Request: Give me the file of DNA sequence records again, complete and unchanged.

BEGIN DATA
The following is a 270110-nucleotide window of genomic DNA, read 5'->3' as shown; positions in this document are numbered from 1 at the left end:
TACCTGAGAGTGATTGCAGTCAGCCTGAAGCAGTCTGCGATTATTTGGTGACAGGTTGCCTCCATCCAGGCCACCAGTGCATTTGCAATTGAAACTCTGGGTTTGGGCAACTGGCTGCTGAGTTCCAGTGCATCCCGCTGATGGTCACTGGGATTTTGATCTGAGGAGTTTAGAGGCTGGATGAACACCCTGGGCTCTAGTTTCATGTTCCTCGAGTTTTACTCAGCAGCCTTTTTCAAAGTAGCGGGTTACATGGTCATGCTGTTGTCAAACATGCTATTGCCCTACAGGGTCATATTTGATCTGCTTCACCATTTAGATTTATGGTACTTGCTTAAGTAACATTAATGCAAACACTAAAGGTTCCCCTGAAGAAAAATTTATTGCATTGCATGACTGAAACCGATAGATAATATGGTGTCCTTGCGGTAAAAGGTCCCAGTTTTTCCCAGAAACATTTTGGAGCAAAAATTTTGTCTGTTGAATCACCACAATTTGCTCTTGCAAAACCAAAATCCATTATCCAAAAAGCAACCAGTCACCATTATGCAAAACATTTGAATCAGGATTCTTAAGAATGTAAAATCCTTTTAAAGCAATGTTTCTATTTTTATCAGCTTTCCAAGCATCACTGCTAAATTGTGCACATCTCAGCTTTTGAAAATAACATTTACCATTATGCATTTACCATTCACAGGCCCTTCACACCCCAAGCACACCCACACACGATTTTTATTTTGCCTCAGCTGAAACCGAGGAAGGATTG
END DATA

The following is a 270110-nucleotide window of genomic DNA, read 5'->3' as shown; positions in this document are numbered from 1 at the left end:
TACCTGAGAGTGATTGCAGTCAGCCTGAAGCAGTCTGCGATTATTTGGTGACAGGTTGCCTCCATCCAGGCCACCAGTGCATTTGCAATTGAAACTCTGGGTTTGGGCAACTGGCTGCTGAGTTCCAGTGCATCCCGCTGATGGTCACTGGGATTTTGATCTGAGGAGTTTAGAGGCTGGATGAACACCCTGGGCTCTAGTTTCATGTTCCTCGAGTTTTACTCAGCAGCCTTTTTCAAAGTAGCGGGTTACATGGTCATGCTGTTGTCAAACATGCTATTGCCCTACAGGGTCATATTTGATCTGCTTCACCATTTAGATTTATGGTACTTGCTTAAGTAACATTAATGCAAACACTAAAGGTTCCCCTGAAGAAAAATTTATTGCATTGCATGACTGAAACCGATAGATAATATGGTGTCCTTGCGGTAAAAGGTCCCAGTTTTTCCCAGAAACATTTTGGAGCAAAAATTTTGTCTGTTGAATCACCACAATTTGCTCTTGCAAAACCAAAATCCATTATCCAAAAAGCAACCAGTCACCATTATGCAAAACATTTGAATCAGGATTCTTAAGAATGTAAAATCCTTTTAAAGCAATGTTTCTATTTTTATCAGCTTTCCAAGCATCACTGCTAAATTGTGCACATCTCAGCTTTTGAAAATAACATTTACCATTATGCATTTACCATTCACAGGCCCTTCACACCCCAAGCACACCCACACACGATTTTTATTTTGCCTCAGCTGAAACCGAGGAAGGATTG